Thursday, November 15, 2007

We're, uh, number one.

According to the Washington Post, the area around 14th a U is one of the most heavily littered in the city, vying only with H Street NE and Martin Luther King Blvd. in SE. It's an expensive problem too about a third or more of DPW's $75 million solid waste budget goes toward cleaning up street and alley litter. If folks could simply place their litter in trash cans, DC would save a bundle.

Based on a NJ study, it is believed that adolescents and young adults are the biggest litter bugs. To counter the mentality, DPW has run TV and radio ads to convince young folks from ages six to 24 to "show DC some love" by picking up trash. The logic behind the campaign is to change a "culture of litter" as the most cost-effective way of battling the trash issue. I gotta wonder is it really a culture of litter that we need to battle or a culture lacking respect? I don't think that the eight-year-old who slapped me while riding past on his bike is going to turn around and show DC some love any time soon. Nor do I think that the constantly littered block 1400 block of R Street is going to solve their garbage issues before getting a handle on drug dealing and car theft.

Apparently volunteer campaigns are good but can't attack the volume of the year-round problem. I have to believe though that they set a good, if limited, example of positive behavior. I would also like to see some "volunteers" from McDonald's, Taco Bell, and Kazanchis cleaning up the messes outside their storefronts . . . All of this reminds me, the monthly Shaw clean-up will be held on Saturday morning at 9. Those interested should meet in front of Azi's at 9th and O. We'll do what we can to "develop a community that will help us keep the streets cleaner," as Nancee Lyons of DPW said.


Shaw Rez said...

I don't get people who carelessly throw their trash on the ground. I get vocal when I see someone do it. I pick up litter up and down my block somewhat regularly; I think it helps to show litter-ers and would-be-litterers that neighbors care and don't appreciate people disrespecting the area.

La Petite Princess said...

This is a great post. It IS a culture that lacks respect that needs to be changed. It boggles my mind that people want to throw trash in the same area where they actually hang out.

I happen to live on the 1400 block of R Street and you can thank some of the neighbors in my building for cleaning up other people's trash on our side of the street. They wait until they really can't stand it anymore and then do a sweep down the whole block.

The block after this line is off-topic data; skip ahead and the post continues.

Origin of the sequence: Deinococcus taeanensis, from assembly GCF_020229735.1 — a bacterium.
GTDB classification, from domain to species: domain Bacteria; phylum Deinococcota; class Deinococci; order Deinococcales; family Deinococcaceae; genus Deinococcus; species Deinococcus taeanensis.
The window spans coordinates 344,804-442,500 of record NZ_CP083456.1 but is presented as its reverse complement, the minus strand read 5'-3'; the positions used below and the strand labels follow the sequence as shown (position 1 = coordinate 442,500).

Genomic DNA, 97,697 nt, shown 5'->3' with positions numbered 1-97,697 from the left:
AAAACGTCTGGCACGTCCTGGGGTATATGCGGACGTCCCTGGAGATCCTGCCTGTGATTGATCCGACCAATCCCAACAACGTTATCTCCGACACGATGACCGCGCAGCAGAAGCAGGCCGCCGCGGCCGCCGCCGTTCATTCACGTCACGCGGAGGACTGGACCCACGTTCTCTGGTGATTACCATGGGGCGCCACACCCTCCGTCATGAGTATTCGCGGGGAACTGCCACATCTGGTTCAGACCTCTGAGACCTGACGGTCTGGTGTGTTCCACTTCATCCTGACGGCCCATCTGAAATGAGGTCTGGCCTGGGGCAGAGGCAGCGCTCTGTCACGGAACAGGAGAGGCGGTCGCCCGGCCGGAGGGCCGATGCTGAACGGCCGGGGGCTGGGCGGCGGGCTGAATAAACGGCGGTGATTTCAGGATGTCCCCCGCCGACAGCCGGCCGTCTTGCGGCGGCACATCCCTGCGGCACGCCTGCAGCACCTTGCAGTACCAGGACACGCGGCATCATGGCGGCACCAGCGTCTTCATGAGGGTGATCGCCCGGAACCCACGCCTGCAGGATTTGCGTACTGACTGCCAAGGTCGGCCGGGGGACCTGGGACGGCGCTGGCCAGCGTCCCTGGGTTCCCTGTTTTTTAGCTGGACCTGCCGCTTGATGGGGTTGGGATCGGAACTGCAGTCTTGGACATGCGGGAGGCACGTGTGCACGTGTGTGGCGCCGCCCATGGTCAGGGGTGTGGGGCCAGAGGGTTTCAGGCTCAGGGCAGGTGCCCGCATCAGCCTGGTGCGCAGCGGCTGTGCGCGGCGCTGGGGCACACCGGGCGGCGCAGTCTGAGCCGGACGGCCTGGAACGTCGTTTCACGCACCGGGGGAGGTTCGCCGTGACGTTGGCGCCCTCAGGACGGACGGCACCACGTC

One of our neighbors called the DC goverment requesting the installation of trash cans on this block and they were basically advised not to proceed with the request. The reason being - tenants on the block would use those trashcans instead of designated dumpsters for each building to dump their household trash and instead of having to step over McDonald's whopper boxes and empty liquor bottles, we'd be wading through trashbags to get out of our buildings. (Plus, with the efficiency of the DC Government, they tell you it can take up to 9 months to actually get the trashcans installed.)

Sorry for the rant, but thanks for the post.

Anonymous said...

I totally agree with the NJ study, and about the culture of disrespect. My block near several churches is always most littered after the Church goers' drive away on Sunday afternoon. From what I have seen, it is mostly their kids, who walk to the corner store during service, and then throw all their trash where ever they happen to be standing when they finish their drinks and snacks.

I remember one day when I saw this kid who was no older than 10 throw his bottle on the ground. I asked him if he does that in his own yard, and asked him to pick it up and throw it in a trash can. He said there ain't no trash can. After I told him there's several in his Church, he picked it up, looked at it, mumbled something like, "F&*$ that", threw it right back down on the ground, and walked away. I knew instantly that young man had a bright future in front of him.

Golden Silence said...

Late response:

A few years ago, I was waiting at King Street Station, and this group of rough-acting folk were hanging about acting loud and stupid. There was a little boy with him. He threw his trash on the ground.

"Pick that up!" I yelled. "Just because your family doesn't know how to act doesn't mean you need to act like that!"

He acted like he was going to throw it out, but thought he was being slick and threw it on the ground again. I was firm.

"I said, 'Pick that up!'" I said again. He finally listened.

I tried this with another group of bad kids who were littering, but they ignored me and did that "Hawh?! Hawh?!" mess, pretending they couldn't hear me.

With people lacking morals and respect raising these kids, it's no wonder they're turning out the way they are.

Anonymous said...

I was standing at the busy intersection of 13th and U Streets, NW, waiting for the crosswalk to clear. There are trash-cans installed at that instersection; still the 30-something aged woman standing next to me dropped something deliberately on the sidewalk. Without skipping a beat I reached down and picked up that litter and put it in my pocket. It was a candy wrapper or receipt or something.

I could tell by the way she dropped it that it was deliberate littering. She could tell by my quick response that I was deliberatly picking up her litter. She didn't say anything, but I know she noticed. I hope she was embarrassed.